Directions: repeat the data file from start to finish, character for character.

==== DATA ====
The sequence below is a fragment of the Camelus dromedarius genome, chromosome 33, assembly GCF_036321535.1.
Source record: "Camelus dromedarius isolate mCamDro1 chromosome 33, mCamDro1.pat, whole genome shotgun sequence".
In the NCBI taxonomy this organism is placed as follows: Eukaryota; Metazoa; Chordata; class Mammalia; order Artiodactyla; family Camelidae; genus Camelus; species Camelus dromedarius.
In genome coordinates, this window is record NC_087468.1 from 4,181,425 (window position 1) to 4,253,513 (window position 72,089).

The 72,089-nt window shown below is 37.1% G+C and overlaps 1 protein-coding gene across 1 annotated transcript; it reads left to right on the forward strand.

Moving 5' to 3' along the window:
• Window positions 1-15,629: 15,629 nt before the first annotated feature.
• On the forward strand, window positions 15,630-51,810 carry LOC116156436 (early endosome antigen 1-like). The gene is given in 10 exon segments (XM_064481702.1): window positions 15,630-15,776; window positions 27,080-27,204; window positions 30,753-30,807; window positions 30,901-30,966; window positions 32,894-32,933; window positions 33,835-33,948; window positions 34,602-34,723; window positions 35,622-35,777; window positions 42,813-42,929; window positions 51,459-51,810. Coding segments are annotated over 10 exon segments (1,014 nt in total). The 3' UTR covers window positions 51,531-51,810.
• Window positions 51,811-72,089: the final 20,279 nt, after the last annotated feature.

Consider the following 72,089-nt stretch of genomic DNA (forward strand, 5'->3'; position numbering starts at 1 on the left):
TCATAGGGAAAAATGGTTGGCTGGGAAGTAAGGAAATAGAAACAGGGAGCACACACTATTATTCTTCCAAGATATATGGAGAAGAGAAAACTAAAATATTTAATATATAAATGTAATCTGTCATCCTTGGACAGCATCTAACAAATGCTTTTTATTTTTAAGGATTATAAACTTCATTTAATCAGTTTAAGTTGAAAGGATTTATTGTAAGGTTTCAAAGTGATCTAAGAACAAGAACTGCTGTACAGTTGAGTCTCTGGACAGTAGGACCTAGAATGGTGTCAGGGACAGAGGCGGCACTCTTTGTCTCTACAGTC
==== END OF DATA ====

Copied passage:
The sequence below is a fragment of the Camelus dromedarius genome, chromosome 33, assembly GCF_036321535.1.
Source record: "Camelus dromedarius isolate mCamDro1 chromosome 33, mCamDro1.pat, whole genome shotgun sequence".
In the NCBI taxonomy this organism is placed as follows: Eukaryota; Metazoa; Chordata; class Mammalia; order Artiodactyla; family Camelidae; genus Camelus; species Camelus dromedarius.
In genome coordinates, this window is record NC_087468.1 from 4,181,425 (window position 1) to 4,253,513 (window position 72,089).

The 72,089-nt window shown below is 37.1% G+C and overlaps 1 protein-coding gene across 1 annotated transcript; it reads left to right on the forward strand.

Moving 5' to 3' along the window:
• Window positions 1-15,629: 15,629 nt before the first annotated feature.
• On the forward strand, window positions 15,630-51,810 carry LOC116156436 (early endosome antigen 1-like). The gene is given in 10 exon segments (XM_064481702.1): window positions 15,630-15,776; window positions 27,080-27,204; window positions 30,753-30,807; window positions 30,901-30,966; window positions 32,894-32,933; window positions 33,835-33,948; window positions 34,602-34,723; window positions 35,622-35,777; window positions 42,813-42,929; window positions 51,459-51,810. Coding segments are annotated over 10 exon segments (1,014 nt in total). The 3' UTR covers window positions 51,531-51,810.
• Window positions 51,811-72,089: the final 20,279 nt, after the last annotated feature.

Consider the following 72,089-nt stretch of genomic DNA (forward strand, 5'->3'; position numbering starts at 1 on the left):
TCATAGGGAAAAATGGTTGGCTGGGAAGTAAGGAAATAGAAACAGGGAGCACACACTATTATTCTTCCAAGATATATGGAGAAGAGAAAACTAAAATATTTAATATATAAATGTAATCTGTCATCCTTGGACAGCATCTAACAAATGCTTTTTATTTTTAAGGATTATAAACTTCATTTAATCAGTTTAAGTTGAAAGGATTTATTGTAAGGTTTCAAAGTGATCTAAGAACAAGAACTGCTGTACAGTTGAGTCTCTGGACAGTAGGACCTAGAATGGTGTCAGGGACAGAGGCGGCACTCTTTGTCTCTACAGTC